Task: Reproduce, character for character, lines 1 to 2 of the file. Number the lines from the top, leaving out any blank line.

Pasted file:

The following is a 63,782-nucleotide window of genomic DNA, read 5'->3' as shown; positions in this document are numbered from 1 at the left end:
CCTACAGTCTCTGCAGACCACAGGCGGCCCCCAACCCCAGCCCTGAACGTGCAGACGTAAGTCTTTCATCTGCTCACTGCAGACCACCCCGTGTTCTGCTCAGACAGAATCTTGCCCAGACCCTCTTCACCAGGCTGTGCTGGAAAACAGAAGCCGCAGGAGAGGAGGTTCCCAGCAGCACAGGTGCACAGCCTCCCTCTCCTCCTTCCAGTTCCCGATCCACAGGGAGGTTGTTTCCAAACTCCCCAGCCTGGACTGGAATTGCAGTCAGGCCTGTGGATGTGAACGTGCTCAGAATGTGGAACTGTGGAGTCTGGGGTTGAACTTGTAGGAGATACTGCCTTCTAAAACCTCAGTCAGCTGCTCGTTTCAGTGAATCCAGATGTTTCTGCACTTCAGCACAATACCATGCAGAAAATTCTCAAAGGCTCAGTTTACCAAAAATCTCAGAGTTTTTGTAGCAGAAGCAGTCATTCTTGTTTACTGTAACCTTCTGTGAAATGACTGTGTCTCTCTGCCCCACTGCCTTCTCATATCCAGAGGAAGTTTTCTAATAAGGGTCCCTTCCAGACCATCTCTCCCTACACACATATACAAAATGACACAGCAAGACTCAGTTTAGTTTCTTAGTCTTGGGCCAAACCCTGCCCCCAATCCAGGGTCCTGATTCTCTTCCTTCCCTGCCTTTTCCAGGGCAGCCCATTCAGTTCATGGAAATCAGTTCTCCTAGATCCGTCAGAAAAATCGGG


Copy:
The following is a 63,782-nucleotide window of genomic DNA, read 5'->3' as shown; positions in this document are numbered from 1 at the left end:
CCTACAGTCTCTGCAGACCACAGGCGGCCCCCAACCCCAGCCCTGAACGTGCAGACGTAAGTCTTTCATCTGCTCACTGCAGACCACCCCGTGTTCTGCTCAGACAGAATCTTGCCCAGACCCTCTTCACCAGGCTGTGCTGGAAAACAGAAGCCGCAGGAGAGGAGGTTCCCAGCAGCACAGGTGCACAGCCTCCCTCTCCTCCTTCCAGTTCCCGATCCACAGGGAGGTTGTTTCCAAACTCCCCAGCCTGGACTGGAATTGCAGTCAGGCCTGTGGATGTGAACGTGCTCAGAATGTGGAACTGTGGAGTCTGGGGTTGAACTTGTAGGAGATACTGCCTTCTAAAACCTCAGTCAGCTGCTCGTTTCAGTGAATCCAGATGTTTCTGCACTTCAGCACAATACCATGCAGAAAATTCTCAAAGGCTCAGTTTACCAAAAATCTCAGAGTTTTTGTAGCAGAAGCAGTCATTCTTGTTTACTGTAACCTTCTGTGAAATGACTGTGTCTCTCTGCCCCACTGCCTTCTCATATCCAGAGGAAGTTTTCTAATAAGGGTCCCTTCCAGACCATCTCTCCCTACACACATATACAAAATGACACAGCAAGACTCAGTTTAGTTTCTTAGTCTTGGGCCAAACCCTGCCCCCAATCCAGGGTCCTGATTCTCTTCCTTCCCTGCCTTTTCCAGGGCAGCCCATTCAGTTCATGGAAATCAGTTCTCCTAGATCCGTCAGAAAAATCGGG